If you ask most lay people what parliamentary privilege is, they wouldn’t have a clue at all. For most lawyers it’s an arcane doctrine. In Canada, if lawyers could pick out the Vaid case, you are probably talking one in 20, if that. Not many lawyers would have much sense of it at all, much less people who don’t have that sort of a background.

The Chair: Some parliamentarians don’t even have a clear understanding of parliamentary privilege.

Senator Dalphond: Thank you for being here this morning. I am always pleased to see distinguished professors from Montreal being present before the Senate.

I read your paper and found it very interesting. Am I wrong to believe that your main conclusion is to apply to the issue of privilege the same approach that the courts will normally apply to administrative bodies? This is the main spirit of your document, correct?

Mr. Fox-Decent: Yes.

Senator Dalphond: That would mean, more or less, that the Senate, the House of Commons or Parliament as a whole, depending on the circumstances, would be governed by a standard of review applicable to any administrative body within the country, which is normally either correctness or reasonableness depending on the issues presented before the body. Is that what you were arguing?

Mr. Fox-Decent: That is what I was arguing in that paper. I would add that at the time I made that argument one available standard of review was patent unreasonableness. In 2008, in the Dunsmuir decision, reasonableness and patent unreasonableness were standards of review.

Senator Dalphond: They were merged.

Mr. Fox-Decent: They were smooshed together, to use perhaps a term that is not overly technical, and patent reasonableness fell by the wayside.

Now most courts will recognize that reasonableness is what Justice Binnie described as a “big tent.” In my view Parliament and its institutions were governing themselves and making in-house decisions and were at what used to be the far end of the patent unreasonableness end of the spectrum. With that qualification, yes.

Senator Dalphond: Perhaps I can follow up on this line of questioning. Am I fair to describe, maybe because of my past experience, that in a sense the courts have so far been unable to come up with a clear model to do a judicial review of administrative bodies, and the whole debate about what is correctness and what is reasonableness is still a live issue? The Supreme Court announced a few months ago that it would like to revisit the issue of the applicable criteria for judicial review.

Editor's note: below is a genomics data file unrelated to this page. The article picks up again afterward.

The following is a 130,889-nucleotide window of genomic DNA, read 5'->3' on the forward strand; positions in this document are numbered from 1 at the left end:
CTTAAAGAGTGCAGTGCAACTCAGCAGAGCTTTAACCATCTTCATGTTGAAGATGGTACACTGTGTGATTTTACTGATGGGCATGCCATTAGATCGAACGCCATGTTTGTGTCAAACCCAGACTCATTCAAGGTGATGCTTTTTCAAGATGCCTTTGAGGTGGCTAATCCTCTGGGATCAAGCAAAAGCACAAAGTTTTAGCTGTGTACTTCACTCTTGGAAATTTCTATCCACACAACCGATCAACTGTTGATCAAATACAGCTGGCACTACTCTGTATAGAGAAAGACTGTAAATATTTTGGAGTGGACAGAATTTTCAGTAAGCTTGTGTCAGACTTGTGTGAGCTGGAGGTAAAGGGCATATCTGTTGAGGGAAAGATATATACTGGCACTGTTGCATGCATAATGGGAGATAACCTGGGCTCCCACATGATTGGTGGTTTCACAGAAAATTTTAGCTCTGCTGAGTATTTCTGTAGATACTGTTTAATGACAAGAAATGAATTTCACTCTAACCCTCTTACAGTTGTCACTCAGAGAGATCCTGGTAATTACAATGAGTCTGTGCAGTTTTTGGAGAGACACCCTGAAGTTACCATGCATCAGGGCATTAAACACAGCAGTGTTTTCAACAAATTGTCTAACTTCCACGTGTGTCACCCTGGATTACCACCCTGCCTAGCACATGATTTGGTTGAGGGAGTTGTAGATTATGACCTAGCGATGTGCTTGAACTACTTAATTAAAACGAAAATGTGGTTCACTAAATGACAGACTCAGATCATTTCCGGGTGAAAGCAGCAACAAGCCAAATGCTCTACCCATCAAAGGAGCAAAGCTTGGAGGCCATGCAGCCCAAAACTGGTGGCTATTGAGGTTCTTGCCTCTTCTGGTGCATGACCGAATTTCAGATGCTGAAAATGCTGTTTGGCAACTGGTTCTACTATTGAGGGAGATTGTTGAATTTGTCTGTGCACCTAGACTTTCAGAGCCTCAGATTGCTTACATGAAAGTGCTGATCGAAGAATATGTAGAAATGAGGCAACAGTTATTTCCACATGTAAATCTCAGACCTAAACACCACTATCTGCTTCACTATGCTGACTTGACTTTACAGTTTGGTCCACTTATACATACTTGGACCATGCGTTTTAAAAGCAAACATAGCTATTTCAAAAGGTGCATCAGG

Are you proposing to apply a process — and the courts have so far shown difficulty in implementing the judicial review process for statutory bodies, which have limited powers, statutory authorities and limited mandates — to an institution which is, quite frankly, the most important institution in a democratic society? Isn’t it a risk to go from what you call the vagueness of the norms to another system which works through the vagueness of its own norms?

Mr. Fox-Decent: The bad news for some is that when the court wants to, the court will intervene. It is not really a question of whether or not the court will intervene. The question is: On what terms is the court going to intervene?

In my view the best game to play is where Parliament front runs what would happen at the court and takes as much responsibility by acting as procedurally fair as it can through its institutions when it is making decisions, especially with respect to third parties. These will typically be the more contentious cases.

Let me say that I agree with you. There is a deep problem with Canadian public law that deals with administrative law where the courts look at what administrative bodies are doing and decide that what they have done is lawful or not lawful.

Historically, the device our courts have used to intervene when they want to intervene is what we refer to as jurisdictional review. If you are interpreting the law and make a simple error of law, the courts will say that they aren’t going to intervene. If you make an error of law that takes you outside your jurisdiction, you are exercising a power that wasn’t given to you. Then, of course, the courts have to intervene because they are the only body in the Canadian legal system authorized to determine the extent of our own jurisdiction. Every other body’s jurisdiction is determined typically by Parliament or by a provincial legislative act.